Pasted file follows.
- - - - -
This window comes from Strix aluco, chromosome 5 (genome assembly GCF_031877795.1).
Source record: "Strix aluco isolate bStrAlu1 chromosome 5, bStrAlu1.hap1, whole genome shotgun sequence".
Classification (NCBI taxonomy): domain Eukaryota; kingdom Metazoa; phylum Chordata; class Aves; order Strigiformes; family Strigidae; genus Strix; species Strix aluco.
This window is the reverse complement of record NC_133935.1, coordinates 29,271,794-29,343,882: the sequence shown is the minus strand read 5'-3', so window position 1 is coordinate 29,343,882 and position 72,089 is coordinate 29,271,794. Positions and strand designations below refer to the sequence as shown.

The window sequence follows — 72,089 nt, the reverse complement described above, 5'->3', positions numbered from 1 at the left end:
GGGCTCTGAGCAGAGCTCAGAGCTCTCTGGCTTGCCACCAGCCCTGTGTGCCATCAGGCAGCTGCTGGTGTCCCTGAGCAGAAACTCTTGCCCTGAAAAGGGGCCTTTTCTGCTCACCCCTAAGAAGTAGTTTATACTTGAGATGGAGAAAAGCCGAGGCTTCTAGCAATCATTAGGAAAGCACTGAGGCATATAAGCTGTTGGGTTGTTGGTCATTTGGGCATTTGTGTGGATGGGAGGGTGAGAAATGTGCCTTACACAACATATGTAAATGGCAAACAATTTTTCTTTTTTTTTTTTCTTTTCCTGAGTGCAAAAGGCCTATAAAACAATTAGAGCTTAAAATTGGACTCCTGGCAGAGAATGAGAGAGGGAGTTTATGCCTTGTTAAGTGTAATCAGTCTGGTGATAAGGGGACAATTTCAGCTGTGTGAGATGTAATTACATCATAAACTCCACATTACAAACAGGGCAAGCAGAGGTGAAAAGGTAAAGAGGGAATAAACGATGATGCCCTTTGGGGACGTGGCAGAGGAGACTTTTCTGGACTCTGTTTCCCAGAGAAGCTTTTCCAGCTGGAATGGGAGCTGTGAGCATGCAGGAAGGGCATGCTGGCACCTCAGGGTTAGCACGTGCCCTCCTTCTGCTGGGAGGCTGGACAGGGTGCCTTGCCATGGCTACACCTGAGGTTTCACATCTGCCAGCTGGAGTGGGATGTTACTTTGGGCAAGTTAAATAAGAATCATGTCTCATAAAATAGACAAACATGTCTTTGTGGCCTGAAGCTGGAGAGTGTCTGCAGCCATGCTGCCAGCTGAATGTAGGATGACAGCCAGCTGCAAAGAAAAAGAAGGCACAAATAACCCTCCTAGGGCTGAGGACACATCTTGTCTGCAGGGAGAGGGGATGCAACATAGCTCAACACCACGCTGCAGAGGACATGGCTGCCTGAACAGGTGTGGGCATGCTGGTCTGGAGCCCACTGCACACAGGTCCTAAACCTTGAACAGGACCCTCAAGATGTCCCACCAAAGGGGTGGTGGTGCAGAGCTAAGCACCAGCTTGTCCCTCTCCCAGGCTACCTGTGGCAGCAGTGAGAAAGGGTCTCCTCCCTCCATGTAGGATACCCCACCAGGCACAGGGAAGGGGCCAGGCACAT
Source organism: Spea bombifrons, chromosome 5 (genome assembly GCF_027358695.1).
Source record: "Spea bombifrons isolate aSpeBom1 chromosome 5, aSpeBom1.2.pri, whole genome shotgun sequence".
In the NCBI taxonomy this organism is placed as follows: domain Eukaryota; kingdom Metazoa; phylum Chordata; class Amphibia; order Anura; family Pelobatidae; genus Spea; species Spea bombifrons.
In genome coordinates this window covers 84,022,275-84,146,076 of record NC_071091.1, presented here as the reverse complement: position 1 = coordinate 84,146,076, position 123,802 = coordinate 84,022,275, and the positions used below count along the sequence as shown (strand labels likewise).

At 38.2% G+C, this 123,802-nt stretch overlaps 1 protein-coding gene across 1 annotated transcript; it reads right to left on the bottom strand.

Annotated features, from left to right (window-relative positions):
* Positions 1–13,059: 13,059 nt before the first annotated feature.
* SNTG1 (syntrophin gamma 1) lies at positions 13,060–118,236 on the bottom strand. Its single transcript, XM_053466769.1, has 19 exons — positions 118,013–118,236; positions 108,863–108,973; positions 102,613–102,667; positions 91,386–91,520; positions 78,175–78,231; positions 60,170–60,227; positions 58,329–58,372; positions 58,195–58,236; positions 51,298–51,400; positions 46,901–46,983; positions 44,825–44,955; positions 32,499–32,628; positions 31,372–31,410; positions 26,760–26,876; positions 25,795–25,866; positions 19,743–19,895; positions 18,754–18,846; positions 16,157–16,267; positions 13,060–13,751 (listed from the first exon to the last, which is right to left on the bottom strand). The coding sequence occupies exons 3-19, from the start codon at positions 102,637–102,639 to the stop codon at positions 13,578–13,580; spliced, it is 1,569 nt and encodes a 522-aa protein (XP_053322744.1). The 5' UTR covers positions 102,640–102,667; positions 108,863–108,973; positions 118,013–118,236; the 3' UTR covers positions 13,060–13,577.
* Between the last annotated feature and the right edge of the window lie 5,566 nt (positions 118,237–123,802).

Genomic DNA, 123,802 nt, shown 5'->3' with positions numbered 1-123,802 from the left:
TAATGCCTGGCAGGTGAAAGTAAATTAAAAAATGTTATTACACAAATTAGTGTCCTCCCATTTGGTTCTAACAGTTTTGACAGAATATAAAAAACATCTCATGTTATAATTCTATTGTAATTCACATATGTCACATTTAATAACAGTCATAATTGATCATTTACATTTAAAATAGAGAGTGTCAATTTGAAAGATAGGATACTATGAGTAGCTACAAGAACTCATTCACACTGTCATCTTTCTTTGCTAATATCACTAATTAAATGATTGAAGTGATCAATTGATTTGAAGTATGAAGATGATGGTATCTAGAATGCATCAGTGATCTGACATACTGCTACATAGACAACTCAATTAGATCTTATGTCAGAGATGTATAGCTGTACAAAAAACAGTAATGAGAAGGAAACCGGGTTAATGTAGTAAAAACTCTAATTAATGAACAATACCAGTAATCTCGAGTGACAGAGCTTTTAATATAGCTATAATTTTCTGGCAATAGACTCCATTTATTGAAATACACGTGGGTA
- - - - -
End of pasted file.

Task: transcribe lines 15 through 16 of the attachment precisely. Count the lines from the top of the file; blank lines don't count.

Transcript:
* Between the last annotated feature and the right edge of the window lie 5,566 nt (positions 118,237–123,802).

Genomic DNA, 123,802 nt, shown 5'->3' with positions numbered 1-123,802 from the left: